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.____________—- ---I THE ANNUAL…


t N AVA, II intelligence.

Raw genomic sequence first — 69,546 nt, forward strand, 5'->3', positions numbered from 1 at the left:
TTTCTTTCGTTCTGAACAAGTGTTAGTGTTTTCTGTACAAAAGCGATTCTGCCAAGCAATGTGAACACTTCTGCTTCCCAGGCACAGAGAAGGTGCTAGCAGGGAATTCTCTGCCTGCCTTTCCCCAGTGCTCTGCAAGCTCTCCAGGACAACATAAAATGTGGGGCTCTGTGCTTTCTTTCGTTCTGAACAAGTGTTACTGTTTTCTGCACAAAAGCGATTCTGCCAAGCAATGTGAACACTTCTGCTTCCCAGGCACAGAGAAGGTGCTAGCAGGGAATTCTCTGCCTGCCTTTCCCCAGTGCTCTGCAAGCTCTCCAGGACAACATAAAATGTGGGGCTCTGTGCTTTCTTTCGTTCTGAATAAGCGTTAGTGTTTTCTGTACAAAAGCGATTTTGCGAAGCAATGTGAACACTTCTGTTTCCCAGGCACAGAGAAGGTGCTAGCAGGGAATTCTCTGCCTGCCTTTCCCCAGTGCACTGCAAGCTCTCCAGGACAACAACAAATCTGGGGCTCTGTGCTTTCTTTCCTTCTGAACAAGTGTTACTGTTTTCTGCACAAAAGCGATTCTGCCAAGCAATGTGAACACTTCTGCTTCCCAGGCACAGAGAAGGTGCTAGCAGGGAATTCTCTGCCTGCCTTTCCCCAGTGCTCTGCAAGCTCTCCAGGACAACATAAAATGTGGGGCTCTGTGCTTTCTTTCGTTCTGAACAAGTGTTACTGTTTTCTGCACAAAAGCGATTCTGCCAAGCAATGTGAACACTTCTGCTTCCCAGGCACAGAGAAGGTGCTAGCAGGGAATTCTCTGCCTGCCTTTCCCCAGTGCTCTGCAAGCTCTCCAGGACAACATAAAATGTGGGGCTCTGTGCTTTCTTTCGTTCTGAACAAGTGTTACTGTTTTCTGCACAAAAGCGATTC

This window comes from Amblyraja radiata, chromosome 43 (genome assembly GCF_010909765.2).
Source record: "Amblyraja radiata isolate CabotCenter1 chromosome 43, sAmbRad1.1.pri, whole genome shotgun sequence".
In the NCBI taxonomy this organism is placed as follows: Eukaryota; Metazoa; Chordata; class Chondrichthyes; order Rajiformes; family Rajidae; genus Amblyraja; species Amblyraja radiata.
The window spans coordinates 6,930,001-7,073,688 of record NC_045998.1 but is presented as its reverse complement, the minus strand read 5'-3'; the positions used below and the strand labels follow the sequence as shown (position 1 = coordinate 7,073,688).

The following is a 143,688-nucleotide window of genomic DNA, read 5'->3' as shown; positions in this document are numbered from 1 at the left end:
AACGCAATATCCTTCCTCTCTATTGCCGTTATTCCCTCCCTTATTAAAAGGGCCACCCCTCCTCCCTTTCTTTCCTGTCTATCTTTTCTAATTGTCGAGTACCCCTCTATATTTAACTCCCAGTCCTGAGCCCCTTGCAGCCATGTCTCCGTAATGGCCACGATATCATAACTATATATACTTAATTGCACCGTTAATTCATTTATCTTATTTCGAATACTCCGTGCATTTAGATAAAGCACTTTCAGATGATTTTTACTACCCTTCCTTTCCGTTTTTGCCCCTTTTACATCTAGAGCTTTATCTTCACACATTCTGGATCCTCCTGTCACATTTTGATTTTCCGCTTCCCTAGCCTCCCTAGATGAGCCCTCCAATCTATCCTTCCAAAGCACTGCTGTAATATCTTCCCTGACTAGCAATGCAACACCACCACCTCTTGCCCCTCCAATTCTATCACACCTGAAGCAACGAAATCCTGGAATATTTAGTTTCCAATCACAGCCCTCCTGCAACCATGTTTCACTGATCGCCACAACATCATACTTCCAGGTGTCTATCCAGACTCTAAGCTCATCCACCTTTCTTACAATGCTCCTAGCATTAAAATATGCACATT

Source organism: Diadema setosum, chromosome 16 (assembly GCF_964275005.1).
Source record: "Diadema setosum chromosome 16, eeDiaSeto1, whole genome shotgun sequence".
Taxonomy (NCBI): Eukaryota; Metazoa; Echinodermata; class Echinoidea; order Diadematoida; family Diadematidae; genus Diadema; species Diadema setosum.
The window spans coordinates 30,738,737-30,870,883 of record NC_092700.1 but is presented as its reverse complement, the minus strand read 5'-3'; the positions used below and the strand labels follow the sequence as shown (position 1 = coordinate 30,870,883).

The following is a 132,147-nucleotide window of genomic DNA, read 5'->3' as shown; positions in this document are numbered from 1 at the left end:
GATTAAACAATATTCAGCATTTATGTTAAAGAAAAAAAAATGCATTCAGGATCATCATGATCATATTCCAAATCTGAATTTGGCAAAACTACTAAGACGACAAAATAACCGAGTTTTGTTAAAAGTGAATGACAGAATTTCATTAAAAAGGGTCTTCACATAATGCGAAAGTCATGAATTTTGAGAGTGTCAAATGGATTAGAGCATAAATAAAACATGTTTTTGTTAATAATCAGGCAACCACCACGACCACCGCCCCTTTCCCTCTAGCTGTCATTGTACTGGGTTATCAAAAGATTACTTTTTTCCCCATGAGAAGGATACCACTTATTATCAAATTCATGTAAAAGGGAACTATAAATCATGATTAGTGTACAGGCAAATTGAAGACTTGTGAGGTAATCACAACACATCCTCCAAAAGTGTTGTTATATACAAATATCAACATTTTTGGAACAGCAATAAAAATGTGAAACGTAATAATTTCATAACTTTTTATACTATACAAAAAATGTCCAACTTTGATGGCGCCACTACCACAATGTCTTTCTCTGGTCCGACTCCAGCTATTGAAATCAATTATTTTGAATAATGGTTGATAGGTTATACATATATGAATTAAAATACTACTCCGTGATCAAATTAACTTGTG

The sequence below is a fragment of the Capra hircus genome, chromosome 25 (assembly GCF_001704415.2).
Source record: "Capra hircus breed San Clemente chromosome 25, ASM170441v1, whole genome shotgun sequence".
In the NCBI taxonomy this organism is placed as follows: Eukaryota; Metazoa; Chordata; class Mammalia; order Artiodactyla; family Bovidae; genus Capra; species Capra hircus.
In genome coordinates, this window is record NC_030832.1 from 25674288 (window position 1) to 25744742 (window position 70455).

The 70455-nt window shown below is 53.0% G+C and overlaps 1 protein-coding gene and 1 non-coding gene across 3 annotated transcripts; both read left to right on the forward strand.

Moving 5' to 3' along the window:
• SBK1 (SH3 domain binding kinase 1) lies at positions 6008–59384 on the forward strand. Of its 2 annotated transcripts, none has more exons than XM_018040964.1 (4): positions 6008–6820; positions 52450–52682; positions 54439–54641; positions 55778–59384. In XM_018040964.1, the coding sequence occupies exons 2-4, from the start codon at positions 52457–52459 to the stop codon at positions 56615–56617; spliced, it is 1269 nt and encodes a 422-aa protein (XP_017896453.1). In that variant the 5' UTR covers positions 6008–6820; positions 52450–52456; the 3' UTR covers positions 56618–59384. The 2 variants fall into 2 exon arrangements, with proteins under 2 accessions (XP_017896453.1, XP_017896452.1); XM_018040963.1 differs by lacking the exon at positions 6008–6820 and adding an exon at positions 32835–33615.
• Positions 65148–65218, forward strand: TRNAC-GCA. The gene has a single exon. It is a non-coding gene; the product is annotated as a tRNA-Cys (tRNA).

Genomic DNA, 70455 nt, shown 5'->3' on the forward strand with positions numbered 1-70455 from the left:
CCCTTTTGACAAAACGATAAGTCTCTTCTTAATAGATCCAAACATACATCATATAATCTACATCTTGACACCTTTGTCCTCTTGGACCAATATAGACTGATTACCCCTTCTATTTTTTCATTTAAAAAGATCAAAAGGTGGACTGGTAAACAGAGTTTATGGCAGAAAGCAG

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AUSTRALIA WEEK BY WEEK. (FROM Oui; OWN CORIiESPOXDEXT.) SYDNEY, July, 1st. DOGS AND FOXKS. The plague of foxes is rapidly increasing in the lorthern districts of New South Wales, where the uumals have committed great depredations among -he sheep. They are remarkably wafy, and it is ldlicult to trap them. Large numbers have been soot, 'but they appear as plentiful as ever. The flocks have also found an enemy in tame doys which ,-oiiie from the neighbouring townships, and are oriven to kill the sheep, owing to the scarcity of ood, as meat has become so dear as to be piolubi- i ive for feeding dogs upon. llaits are laid in all directions, but these do not have the desired effect, and in several instances from twelve to twenty -heep have been destroyed in one night. The tame animals hav>e been caught in the act, and several of them shot; but, fortunately for the dugs' owners, they cannot be identified, and settlers have no redress. This is one of the results of the long- continued drought, which, during the last three or tour years, has reduced the number of sheep in New S >uth Wales from seventy millions to forty millions, and threatened the State with an additional loss of twenty millions during the present year. The fox was origillally introduced into Australia for hunt- ing purposes, but, like the hare and rabbit, he has multiplied so rapidly and developed his carnivorous tastes so strongly that he now takes rank as a national pest, to be exterminated—a somewhat remote possibility, at any cost. THE TRAINING OF ACIROTIATS. A strange sto'y is current in Sydney. Hocontlv a troupe of clever acrobats arrived in the city, and gave a series of remarkably daring performances, especially on the part of a youth,one of w hose feats wo* regarded as aimost superhuman. lut a few days later the lad was missing and could not Vie found. He had run away and was not heard of until he turned up under somewhat, unexpected eircum- s ances, having found his way in the direction of the lighthouse at the entrance to Sydney Harbour. Here he knocked at the door of one of the houses. In answer one of the ladies of the house went to the door, and as soon as it was opened the little lellow, without waiting to explain anything, piteously appealed to be taken inside, "as he hud been kicked by the man at the playhouse." "I daren't go back," he cried several times, as if afraid that his appeal might be disregarded. So genuine appeared his distres that there was no refusing his appeal, and lie was taken into the house and made as comfortable as possible by his hostesses, who throughout treated the unhappy lad with the utmost consideration. Gradually he unfolded the story of his sufferings, and also shewed his auditors his bruised body and limbs. conclusively proving that lie had been treated quite recently in a most shameful manner. Accord- ing to the boy's statement, which was given in a straightforward, simple way to the good people who befriended him, he had been the victim of frightful, long-continued and almost unspeakable torment. lie said he was a native of Florence, where he lived with his sister and mother, who were extremely poor. As a child he sold newspapers. One day a gentleman came to his mother and told her he would make a man of him. He would buy him boots and clothes and teach him a grand profession. Ilis mother did not want him to go, the: gh they were very poor; but, then, their good benefactor would make him "a gentleman." That settled it. The little lad threw away his papers to become an acrobat. While in Italy lie was well enough treated, but when lie got into other countries of Contim ntal Europe the rough usage began. Beatings and bang- ing, bumps and bruises were every day his exi eri- ence. In Dresden his brutal master broke his nose. Afterwards, when the troupe went to America, the same cruelties were continued: but why ] roceed with these details. The whole story of the lad was one iong narrative of cruelty and cudgelling, his body being indelibly marked with old scars as the result of the alleged brutality of the man who took theunhajpy youngster away from his mother to make him "a gentleman." The boy was made comfortable for the ni'„ht, and during his short stay there became a prime favourite with the household. On the day foJJowing tile lad was taken away to a safe asylum. Two doctors examined his injuries, and the ] olice were communicated with, the alfeer stationed near the place carefully attending to all the matters in con- nection with the boy's removal. The next stage will probably be a Sydney police-court. In the meantime the case has aided in directing increased attention to John Strange Winter's Iloup-La," to certain portions of which the lad's story bears a striking resemblance. CHAMPAGNE FOR THE UNE.VPLOYKD. For once the good-nature of the Marquess of Hopetoun, Goverror-G» neral of Australia, got the b; 11 er of his judgment. In view of his early di j arture and the King's Coronation, Lie made agiit ot LICO and three hundred botth s of cliamjngne tc the needy unemployed of Melbourne. The dis- tribution was unwisely entrusted to a leader of the um mploved, who keeps a bootshop in Melbourne, and whose exertions in the inteiests of the unem- ployed had won the sympathy of the Governor- Gi neral. On the lirst day tiit, proceedings were d eorous. On the second the scene was discredit- able. Loafers and drunkards swarmed up to the door crying out for a dole of beer (a brewery having sent six barrels), and after two hours the crowd became so noisy and drunken that. the police" ste| ped in and advised that the distribution be shipped. Proceedings were suspended for an hour. Altogether one hundred and twelve bottles of champagne were given away. Many of the bottles were sold by the selected recipients, the rulillg prices to publicans being 5s. and one long beer, but many went to provide a spree for small knots of men and women. Finally, when an enterprising photographer was crushed through the distributor's shop window, apl aratus and all, the proceedings were alruptly stopped. AN AUSTRALIAN POET. To few residents outside the Commonwealth will the name of James Brunton Stephens be familiar; but throughout the federated states it was known as that of a graceful and, at times, vigorous versifier. Although Scottish by birth, his long residence in Australia had caused him to become generally regarded as a son of the southern land of gold and wool, and he certainly felt himself every inch an Australian. His recent death, at the age of sixty-seven, is regarded as a loss to Australian literature, and leaves a gap not easily filled. He was a native of llarrowstowness, Linlithgowshire, where he was born in 1835. He was educated at Edinburgh College, earning his fees by night teach- ing, and did some literary work before arriving in Queensland in 1866. After settling in the State he was engaged as a private tutor for some time. and then joined the Queensland Education Department, becoming liead teacher of tle Ashgroye State School. Through the good offices of Miss Kennedy, daughter of the State Governor of that name. who took a great interest in his literary work,he received an appointment under Sir Thomas M'llwrnith's Ministry in the Queensland Ilomo Secretary's Department- as correspondence clerk, which entailed the writing of all cllicial despatches. He held this appointment until the cleatl. of Mr. Dutton, when he received the appointment of Lnder-Secretary in the Queensland Chief Secretary's Department, which position lie held to the time of iiis death. He was at his office till late in the afternoon of the day preceding his death. He took ill on the following- night, and died before his medical attendant 1'f'I)H;¡] hi", Hi" "1 "'r.rl" 'A.A. t,.a.IJ.Jvlj-u".J. nVln were "Convict Once" and "The Uodolphin Arabian." I He also contributed a large number of miscellaneous poems to various periodicals, including "The Dominion of Australia: A Forecast." published in 1877 and "The Dominion of Australia Fulfilment," published in 1901. He also wrote a novelette, entitled "A Hundred Pounds." Mr. Stephens leaves a widow, four daughters, and one son, who is in South Africa.